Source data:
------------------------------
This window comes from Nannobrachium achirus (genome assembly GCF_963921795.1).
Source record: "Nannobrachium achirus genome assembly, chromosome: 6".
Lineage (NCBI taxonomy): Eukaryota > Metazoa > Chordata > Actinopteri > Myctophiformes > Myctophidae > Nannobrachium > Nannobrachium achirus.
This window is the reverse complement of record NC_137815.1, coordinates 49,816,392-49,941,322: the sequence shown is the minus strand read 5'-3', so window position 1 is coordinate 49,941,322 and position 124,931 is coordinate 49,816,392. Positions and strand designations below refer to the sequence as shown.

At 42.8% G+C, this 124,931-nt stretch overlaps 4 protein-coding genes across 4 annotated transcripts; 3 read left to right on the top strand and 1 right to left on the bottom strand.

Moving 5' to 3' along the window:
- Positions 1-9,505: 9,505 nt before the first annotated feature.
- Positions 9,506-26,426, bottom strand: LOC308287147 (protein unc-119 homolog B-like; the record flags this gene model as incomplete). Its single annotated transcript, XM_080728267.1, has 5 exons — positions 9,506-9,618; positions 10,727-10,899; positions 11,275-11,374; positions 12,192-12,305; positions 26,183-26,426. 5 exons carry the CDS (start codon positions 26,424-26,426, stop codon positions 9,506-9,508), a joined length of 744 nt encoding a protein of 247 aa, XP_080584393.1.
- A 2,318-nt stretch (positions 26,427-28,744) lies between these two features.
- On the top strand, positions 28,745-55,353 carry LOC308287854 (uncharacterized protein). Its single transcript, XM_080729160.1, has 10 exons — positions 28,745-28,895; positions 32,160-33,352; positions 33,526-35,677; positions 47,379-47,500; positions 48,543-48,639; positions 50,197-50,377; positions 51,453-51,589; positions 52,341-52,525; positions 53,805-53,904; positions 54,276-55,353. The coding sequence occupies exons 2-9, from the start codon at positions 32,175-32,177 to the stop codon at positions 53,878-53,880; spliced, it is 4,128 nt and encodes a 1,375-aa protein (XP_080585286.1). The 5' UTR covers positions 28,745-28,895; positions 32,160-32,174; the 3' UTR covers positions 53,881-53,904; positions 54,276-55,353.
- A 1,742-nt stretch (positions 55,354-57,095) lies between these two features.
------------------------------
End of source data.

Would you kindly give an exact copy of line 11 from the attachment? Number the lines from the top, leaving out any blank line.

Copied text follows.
- A 1,742-nt stretch (positions 55,354-57,095) lies between these two features.